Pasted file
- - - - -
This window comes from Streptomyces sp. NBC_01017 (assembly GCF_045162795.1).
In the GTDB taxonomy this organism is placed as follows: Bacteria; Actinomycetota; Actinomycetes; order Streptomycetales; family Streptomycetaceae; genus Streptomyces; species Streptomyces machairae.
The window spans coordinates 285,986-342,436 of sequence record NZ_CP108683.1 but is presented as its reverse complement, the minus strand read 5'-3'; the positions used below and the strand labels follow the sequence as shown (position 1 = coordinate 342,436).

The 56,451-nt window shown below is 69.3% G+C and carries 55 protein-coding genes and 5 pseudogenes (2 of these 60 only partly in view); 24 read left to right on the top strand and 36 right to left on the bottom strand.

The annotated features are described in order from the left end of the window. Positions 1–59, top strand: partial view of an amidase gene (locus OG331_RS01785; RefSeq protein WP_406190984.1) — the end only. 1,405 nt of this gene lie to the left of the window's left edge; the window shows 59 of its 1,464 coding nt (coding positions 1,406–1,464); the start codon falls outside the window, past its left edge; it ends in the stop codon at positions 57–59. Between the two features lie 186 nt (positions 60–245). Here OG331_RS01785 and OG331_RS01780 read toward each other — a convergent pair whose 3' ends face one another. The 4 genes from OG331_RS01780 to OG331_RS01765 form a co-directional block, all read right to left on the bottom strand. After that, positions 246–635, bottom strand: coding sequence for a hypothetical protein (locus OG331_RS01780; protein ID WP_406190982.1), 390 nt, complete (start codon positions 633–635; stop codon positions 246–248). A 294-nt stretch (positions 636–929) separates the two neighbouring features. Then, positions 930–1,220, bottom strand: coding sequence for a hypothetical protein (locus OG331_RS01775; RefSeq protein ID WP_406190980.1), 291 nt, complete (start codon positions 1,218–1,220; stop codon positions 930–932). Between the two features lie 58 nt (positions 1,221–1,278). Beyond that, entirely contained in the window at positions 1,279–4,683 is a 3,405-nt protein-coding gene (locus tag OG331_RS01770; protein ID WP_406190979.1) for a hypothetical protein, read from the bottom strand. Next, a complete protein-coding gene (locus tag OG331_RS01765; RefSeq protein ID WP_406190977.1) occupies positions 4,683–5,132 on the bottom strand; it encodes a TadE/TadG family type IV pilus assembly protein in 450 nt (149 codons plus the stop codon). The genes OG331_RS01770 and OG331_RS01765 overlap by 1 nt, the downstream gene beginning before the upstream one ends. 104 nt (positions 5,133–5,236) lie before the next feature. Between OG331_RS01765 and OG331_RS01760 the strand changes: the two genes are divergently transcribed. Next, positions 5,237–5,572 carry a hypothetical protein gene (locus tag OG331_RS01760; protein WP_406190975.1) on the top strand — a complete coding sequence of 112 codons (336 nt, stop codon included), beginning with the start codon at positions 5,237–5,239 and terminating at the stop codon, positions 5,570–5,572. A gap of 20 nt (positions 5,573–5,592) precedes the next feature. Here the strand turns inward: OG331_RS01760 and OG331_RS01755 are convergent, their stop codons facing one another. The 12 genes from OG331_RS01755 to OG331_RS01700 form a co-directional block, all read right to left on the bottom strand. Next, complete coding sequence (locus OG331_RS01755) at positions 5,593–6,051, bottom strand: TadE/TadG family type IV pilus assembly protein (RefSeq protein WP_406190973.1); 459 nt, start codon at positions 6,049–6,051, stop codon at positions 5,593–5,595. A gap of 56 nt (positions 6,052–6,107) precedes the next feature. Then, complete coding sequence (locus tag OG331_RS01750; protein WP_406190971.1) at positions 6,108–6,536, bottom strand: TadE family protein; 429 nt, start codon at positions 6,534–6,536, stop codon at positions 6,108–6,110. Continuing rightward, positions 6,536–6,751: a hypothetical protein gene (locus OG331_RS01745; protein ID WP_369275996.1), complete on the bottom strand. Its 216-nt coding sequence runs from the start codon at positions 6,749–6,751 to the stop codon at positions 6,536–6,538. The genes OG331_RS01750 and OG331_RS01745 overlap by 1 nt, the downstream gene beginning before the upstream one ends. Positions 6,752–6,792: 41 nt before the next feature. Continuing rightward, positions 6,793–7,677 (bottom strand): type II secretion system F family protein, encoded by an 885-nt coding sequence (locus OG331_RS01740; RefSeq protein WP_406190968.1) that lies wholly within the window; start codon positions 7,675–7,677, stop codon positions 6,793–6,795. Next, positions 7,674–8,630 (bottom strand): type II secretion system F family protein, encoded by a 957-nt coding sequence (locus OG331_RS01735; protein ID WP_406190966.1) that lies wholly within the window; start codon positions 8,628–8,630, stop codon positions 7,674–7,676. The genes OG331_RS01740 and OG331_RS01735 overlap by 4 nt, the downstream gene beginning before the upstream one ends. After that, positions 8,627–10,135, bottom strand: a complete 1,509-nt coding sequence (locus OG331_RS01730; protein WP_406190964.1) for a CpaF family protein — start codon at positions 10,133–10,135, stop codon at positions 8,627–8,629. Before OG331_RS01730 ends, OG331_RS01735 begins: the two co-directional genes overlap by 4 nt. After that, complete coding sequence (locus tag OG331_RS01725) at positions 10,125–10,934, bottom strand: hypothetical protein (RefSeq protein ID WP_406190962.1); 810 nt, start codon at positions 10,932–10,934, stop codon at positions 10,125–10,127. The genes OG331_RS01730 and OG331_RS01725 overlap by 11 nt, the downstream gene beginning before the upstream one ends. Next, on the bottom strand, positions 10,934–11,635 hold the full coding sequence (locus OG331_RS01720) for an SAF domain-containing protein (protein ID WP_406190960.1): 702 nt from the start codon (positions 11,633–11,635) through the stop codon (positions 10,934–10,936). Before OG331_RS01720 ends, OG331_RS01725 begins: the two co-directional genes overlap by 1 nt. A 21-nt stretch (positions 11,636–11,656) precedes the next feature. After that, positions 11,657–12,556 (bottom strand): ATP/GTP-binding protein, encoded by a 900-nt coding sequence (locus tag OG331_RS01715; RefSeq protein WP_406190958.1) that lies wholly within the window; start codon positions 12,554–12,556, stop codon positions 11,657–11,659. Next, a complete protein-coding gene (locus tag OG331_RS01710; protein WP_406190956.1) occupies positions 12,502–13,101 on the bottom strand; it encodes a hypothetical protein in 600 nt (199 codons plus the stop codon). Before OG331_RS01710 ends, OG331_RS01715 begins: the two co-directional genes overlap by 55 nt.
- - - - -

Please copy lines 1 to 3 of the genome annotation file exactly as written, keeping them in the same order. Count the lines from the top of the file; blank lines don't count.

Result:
This window comes from Streptomyces sp. NBC_01017 (assembly GCF_045162795.1).
In the GTDB taxonomy this organism is placed as follows: Bacteria; Actinomycetota; Actinomycetes; order Streptomycetales; family Streptomycetaceae; genus Streptomyces; species Streptomyces machairae.
The window spans coordinates 285,986-342,436 of sequence record NZ_CP108683.1 but is presented as its reverse complement, the minus strand read 5'-3'; the positions used below and the strand labels follow the sequence as shown (position 1 = coordinate 342,436).